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Prince Philip 'should make full recovery'

By Jennifer Cockerell and Lizzie Robinson

There is no reason why the Duke of Edinburgh should not make a full recovery and resume normal life after his health scare, medical experts said today.



One expert suggested that the Duke could be back at Sandringham for Christmas Day.

Philip, 90, underwent a coronary stenting procedure to treat a blocked coronary artery after being taken to hospital with chest pains last night.

If he does not suffer complications from the procedure the Duke should be back to his normal self soon, Professor Peter Weissberg, medical director of the British Heart Foundation, said.

Prof Weissberg said: "Assuming he hasn't had any major damage to the heart, then he should be able to get back to his normal activities very quickly.

"Providing he doesn't have any complications he should be able to go home in the next 24 or 48 hours, I should say.

"It would be sensible for him to take it easy over the next week or 10 days, and then gradually take up more activities."

He said it would be important for doctors to get the balance of his medication right, as patients who undergo the procedure are usually put on anti-platelet drugs to prevent blood clotting.

"I have no idea what medication he might already be on, but he is likely to be put on statins now," he said, referring to a type of drug used to lower cholesterol levels.

"If he was just Joe Bloggs he would be referred to rehabilitation sessions, which show people how to protect their heart in the future, what activities to do to stay healthy, but I very much doubt that the Duke is going to turn up at the hospital for that."

Prof Weissberg said the consequences could have been serious if the Duke had not been treated.

He said: "We heard in the news that he'd gone in with chest pains, so he was either having what we call unstable angina or a heart attack.

"It means that one of the blood vessels has got so narrowed it might be just about to block off, in which case you don't hang around."

But he stressed that it was a "very routine procedure".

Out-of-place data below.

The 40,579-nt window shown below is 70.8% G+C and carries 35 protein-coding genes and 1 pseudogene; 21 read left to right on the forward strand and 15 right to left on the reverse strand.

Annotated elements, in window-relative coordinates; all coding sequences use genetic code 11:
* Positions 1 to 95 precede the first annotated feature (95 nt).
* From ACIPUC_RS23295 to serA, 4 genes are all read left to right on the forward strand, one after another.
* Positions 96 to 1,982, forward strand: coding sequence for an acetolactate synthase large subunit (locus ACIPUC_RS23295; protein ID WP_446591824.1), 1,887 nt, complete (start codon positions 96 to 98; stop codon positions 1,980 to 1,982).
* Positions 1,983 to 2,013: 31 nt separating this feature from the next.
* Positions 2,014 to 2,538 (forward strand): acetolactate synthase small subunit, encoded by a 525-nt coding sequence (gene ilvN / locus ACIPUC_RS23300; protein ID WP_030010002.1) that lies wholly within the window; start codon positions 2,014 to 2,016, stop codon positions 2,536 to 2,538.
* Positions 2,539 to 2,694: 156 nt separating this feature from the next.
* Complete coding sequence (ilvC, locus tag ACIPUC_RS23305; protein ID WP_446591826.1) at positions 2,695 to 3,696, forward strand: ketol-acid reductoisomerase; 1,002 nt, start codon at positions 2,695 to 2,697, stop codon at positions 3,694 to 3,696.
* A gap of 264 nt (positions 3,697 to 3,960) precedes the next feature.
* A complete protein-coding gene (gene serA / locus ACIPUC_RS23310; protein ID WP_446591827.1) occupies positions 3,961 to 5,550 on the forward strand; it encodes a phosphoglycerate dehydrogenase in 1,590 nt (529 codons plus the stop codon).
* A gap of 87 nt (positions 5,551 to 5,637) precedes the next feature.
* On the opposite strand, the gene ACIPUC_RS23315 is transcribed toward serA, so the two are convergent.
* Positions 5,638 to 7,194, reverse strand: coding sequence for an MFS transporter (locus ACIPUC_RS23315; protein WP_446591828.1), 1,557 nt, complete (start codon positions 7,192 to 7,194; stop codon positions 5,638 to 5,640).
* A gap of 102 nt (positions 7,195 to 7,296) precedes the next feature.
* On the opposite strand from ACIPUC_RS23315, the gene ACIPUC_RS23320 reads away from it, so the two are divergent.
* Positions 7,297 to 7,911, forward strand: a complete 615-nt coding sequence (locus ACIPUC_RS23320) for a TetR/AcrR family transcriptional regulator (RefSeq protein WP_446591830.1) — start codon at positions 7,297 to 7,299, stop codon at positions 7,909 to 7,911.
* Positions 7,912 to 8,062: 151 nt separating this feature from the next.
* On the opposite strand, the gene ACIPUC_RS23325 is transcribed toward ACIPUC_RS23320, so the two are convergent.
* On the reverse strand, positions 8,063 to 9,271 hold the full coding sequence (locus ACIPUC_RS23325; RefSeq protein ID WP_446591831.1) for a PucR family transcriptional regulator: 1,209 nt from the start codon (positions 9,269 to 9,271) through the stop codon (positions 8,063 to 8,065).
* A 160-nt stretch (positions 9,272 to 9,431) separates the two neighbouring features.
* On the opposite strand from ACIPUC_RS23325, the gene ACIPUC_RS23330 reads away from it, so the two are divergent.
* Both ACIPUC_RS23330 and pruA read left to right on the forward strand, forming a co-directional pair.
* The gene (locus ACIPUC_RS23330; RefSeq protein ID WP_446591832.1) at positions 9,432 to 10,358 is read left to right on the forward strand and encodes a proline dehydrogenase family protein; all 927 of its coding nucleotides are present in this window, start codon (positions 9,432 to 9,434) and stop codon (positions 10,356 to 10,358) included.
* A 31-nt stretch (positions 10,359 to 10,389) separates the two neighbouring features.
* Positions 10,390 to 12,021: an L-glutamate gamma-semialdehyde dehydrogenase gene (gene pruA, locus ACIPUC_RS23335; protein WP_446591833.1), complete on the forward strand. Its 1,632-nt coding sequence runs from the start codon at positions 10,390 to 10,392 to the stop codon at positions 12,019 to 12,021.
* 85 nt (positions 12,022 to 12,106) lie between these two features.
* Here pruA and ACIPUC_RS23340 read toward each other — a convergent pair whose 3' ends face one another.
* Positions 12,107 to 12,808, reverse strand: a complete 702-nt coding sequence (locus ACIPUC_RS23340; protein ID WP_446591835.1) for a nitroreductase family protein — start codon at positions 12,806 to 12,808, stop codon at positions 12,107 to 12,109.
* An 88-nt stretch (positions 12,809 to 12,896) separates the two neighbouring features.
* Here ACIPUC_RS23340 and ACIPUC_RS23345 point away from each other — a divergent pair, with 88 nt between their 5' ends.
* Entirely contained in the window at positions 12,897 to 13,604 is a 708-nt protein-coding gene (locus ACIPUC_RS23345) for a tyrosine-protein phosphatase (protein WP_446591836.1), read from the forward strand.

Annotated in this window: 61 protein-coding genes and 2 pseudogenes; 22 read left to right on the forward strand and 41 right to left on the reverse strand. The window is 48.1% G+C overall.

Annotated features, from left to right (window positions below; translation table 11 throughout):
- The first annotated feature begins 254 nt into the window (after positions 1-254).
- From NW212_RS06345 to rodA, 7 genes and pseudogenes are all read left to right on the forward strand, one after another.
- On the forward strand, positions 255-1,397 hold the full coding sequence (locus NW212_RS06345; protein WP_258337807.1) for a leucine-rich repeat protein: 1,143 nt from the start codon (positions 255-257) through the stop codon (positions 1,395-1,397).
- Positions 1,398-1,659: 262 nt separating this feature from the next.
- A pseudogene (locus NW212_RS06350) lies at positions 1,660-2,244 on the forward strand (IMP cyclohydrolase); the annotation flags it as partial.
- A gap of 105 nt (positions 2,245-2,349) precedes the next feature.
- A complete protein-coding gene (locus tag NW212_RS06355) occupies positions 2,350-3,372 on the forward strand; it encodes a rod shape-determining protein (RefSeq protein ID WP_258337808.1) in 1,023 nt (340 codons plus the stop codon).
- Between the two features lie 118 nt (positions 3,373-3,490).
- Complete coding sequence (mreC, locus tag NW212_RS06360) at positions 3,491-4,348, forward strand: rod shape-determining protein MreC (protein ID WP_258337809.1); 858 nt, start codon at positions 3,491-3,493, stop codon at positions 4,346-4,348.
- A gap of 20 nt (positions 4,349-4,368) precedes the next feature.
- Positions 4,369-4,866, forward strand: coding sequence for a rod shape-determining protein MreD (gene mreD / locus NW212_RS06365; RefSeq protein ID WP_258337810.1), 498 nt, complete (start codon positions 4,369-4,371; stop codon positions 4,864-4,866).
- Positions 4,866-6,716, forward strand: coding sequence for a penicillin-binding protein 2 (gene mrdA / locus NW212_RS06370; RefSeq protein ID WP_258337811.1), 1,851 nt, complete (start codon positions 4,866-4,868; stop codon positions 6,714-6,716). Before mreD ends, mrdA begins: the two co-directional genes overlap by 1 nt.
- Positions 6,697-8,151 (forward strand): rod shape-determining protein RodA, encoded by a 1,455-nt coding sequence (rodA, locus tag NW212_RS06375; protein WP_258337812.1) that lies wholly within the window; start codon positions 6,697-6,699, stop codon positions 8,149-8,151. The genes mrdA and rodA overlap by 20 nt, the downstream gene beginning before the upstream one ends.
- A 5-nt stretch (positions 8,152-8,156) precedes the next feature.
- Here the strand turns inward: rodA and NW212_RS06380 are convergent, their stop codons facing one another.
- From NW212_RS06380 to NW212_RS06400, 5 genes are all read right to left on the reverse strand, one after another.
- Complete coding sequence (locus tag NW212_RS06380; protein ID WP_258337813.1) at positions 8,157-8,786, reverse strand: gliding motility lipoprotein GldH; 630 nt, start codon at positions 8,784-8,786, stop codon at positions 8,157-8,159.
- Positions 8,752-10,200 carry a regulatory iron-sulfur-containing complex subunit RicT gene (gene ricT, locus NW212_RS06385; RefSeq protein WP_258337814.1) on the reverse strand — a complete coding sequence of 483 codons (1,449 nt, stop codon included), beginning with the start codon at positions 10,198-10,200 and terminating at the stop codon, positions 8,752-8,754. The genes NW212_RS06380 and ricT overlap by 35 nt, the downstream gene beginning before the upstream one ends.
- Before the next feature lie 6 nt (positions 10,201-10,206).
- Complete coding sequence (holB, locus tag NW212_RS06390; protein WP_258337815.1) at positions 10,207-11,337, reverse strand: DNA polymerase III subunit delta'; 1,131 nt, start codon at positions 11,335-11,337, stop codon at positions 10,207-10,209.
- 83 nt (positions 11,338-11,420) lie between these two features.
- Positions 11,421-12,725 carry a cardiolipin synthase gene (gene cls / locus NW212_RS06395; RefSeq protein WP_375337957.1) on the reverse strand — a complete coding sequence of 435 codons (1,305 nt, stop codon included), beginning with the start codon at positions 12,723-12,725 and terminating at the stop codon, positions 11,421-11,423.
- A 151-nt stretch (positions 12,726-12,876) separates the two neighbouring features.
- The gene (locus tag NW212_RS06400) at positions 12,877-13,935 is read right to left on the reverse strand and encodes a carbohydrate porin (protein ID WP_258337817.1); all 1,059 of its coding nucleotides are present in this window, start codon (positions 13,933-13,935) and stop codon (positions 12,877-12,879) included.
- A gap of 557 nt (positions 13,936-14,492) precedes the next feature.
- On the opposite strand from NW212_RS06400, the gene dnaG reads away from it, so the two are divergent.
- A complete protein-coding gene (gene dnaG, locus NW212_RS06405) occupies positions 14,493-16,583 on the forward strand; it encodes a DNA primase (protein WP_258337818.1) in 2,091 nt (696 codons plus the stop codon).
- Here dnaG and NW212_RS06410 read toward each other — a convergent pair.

He continued: "These procedures are carried out on elderly people more and more as people are living to his age. He is on the elderly end of the spectrum, but at the end of the day he is a very fit man."

Dr Simon Davies, consultant interventional cardiologist at the Royal Brompton Hospital in London, said the blockage was likely to have been made up of cholesterol and a blood clot.

Describing the stenting procedure, he said: "What they have done is they put a miniature sausage-shaped balloon down the artery, pushed the balloon into the narrowed section and then blown it up.

"That forces the material that is blocking the artery outwards and then gets the blood flowing down the artery again.

"The stent is like a little metal sleeve fitted over the balloon when it is blown up.

"This metallic sleeve is opened up and then when the balloon is deflated and withdrawn the stent stays behind."

Dr Davies said it was "impossible to say" how long Philip could be kept in hospital, but added: "The fact is he must have looked after himself to be looking so well."

Another medical expert, Dr David Lloyd, said the Duke might be able to spend Christmas Day at Sandringham.

He told Sky News: "It all depends on complications, but yes, if it's a straightforward thing you can be out the next day."

He said of the procedure: "It looks simple, but in fact it's incredibly clever. I mean the fact that it is able to expand the artery and then stay expanded, and then the tissue grows over the top of it once it's sitting in there, is a really magnificent thing.

"It's the culmination of years and years and years of research to produce these remarkable stems."

He said only a local anaesthetic was needed for it to be carried out.

The GP added: "You're on the table, you're awake, and a tube is inserted in one of your arteries either in your arm, or in your leg, and then after a couple of hours lying to stop the bleeding after the artery's been pierced, you're up and about again."

Other well known people to have undergone the procedure include David Bowie, who fell ill after suffering an acutely blocked artery in June 2004.

The singer was seen by doctors for a trapped nerve in his shoulder after playing a gig in Germany. But it was discovered that the pain was actually related to his heart.

More recently, in November, football manager Harry Redknapp had two stents inserted into his arteries after complaining of chest pains.

The Tottenham Hotspur boss described the heart scare as "a warning sign from within".

He consulted a doctor after suffering the symptoms while using his running machine, and was referred to a specialist who recommended he underwent the treatment.

He was back on the touchline within two weeks, despite being told to take it easy.

He said at the time: "I feel better now than I did before. I couldn't feel better.

"I've been feeling great for the last 10 days and have been looking forward to getting back."

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